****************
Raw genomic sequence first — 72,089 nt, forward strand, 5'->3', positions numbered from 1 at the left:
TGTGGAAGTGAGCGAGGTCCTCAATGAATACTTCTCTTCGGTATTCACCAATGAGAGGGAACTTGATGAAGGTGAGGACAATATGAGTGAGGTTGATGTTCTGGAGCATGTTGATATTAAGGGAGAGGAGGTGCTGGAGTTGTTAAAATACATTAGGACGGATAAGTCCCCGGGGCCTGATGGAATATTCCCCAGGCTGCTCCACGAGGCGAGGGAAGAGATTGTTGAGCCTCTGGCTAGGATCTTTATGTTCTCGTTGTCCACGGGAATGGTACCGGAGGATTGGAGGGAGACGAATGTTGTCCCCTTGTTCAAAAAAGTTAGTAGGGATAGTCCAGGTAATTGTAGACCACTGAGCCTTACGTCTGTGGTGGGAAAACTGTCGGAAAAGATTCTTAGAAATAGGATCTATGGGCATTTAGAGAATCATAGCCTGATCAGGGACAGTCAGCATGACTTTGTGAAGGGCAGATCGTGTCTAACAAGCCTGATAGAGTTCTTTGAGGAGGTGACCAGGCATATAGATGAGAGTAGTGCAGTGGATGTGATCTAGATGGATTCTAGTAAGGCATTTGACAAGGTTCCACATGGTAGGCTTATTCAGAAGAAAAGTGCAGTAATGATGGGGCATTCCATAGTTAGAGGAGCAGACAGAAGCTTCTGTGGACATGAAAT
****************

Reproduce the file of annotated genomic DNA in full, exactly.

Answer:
Raw genomic sequence first — 72,089 nt, forward strand, 5'->3', positions numbered from 1 at the left:
TGTGGAAGTGAGCGAGGTCCTCAATGAATACTTCTCTTCGGTATTCACCAATGAGAGGGAACTTGATGAAGGTGAGGACAATATGAGTGAGGTTGATGTTCTGGAGCATGTTGATATTAAGGGAGAGGAGGTGCTGGAGTTGTTAAAATACATTAGGACGGATAAGTCCCCGGGGCCTGATGGAATATTCCCCAGGCTGCTCCACGAGGCGAGGGAAGAGATTGTTGAGCCTCTGGCTAGGATCTTTATGTTCTCGTTGTCCACGGGAATGGTACCGGAGGATTGGAGGGAGACGAATGTTGTCCCCTTGTTCAAAAAAGTTAGTAGGGATAGTCCAGGTAATTGTAGACCACTGAGCCTTACGTCTGTGGTGGGAAAACTGTCGGAAAAGATTCTTAGAAATAGGATCTATGGGCATTTAGAGAATCATAGCCTGATCAGGGACAGTCAGCATGACTTTGTGAAGGGCAGATCGTGTCTAACAAGCCTGATAGAGTTCTTTGAGGAGGTGACCAGGCATATAGATGAGAGTAGTGCAGTGGATGTGATCTAGATGGATTCTAGTAAGGCATTTGACAAGGTTCCACATGGTAGGCTTATTCAGAAGAAAAGTGCAGTAATGATGGGGCATTCCATAGTTAGAGGAGCAGACAGAAGCTTCTGTGGACATGAAAT